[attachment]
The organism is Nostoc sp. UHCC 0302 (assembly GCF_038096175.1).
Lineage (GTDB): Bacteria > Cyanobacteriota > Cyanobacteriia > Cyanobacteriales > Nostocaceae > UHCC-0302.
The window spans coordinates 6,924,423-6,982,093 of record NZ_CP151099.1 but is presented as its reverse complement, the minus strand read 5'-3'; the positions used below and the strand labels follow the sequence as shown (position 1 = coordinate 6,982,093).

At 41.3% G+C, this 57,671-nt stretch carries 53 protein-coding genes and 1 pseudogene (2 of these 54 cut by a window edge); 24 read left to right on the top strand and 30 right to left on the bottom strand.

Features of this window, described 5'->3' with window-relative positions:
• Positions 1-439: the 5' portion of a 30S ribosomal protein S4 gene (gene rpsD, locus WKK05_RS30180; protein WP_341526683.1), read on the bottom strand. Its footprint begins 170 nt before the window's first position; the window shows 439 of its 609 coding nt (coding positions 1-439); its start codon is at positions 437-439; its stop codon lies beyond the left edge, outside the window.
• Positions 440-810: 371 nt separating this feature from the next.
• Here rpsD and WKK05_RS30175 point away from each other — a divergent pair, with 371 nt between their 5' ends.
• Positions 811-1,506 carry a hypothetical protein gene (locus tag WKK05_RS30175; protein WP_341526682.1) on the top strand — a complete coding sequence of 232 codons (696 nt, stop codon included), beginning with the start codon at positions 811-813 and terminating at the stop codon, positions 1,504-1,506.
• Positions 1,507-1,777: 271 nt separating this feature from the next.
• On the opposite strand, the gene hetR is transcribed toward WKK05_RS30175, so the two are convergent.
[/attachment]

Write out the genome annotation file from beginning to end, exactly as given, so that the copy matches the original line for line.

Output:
The organism is Nostoc sp. UHCC 0302 (assembly GCF_038096175.1).
Lineage (GTDB): Bacteria > Cyanobacteriota > Cyanobacteriia > Cyanobacteriales > Nostocaceae > UHCC-0302.
The window spans coordinates 6,924,423-6,982,093 of record NZ_CP151099.1 but is presented as its reverse complement, the minus strand read 5'-3'; the positions used below and the strand labels follow the sequence as shown (position 1 = coordinate 6,982,093).

At 41.3% G+C, this 57,671-nt stretch carries 53 protein-coding genes and 1 pseudogene (2 of these 54 cut by a window edge); 24 read left to right on the top strand and 30 right to left on the bottom strand.

Features of this window, described 5'->3' with window-relative positions:
• Positions 1-439: the 5' portion of a 30S ribosomal protein S4 gene (gene rpsD, locus WKK05_RS30180; protein WP_341526683.1), read on the bottom strand. Its footprint begins 170 nt before the window's first position; the window shows 439 of its 609 coding nt (coding positions 1-439); its start codon is at positions 437-439; its stop codon lies beyond the left edge, outside the window.
• Positions 440-810: 371 nt separating this feature from the next.
• Here rpsD and WKK05_RS30175 point away from each other — a divergent pair, with 371 nt between their 5' ends.
• Positions 811-1,506 carry a hypothetical protein gene (locus tag WKK05_RS30175; protein WP_341526682.1) on the top strand — a complete coding sequence of 232 codons (696 nt, stop codon included), beginning with the start codon at positions 811-813 and terminating at the stop codon, positions 1,504-1,506.
• Positions 1,507-1,777: 271 nt separating this feature from the next.
• On the opposite strand, the gene hetR is transcribed toward WKK05_RS30175, so the two are convergent.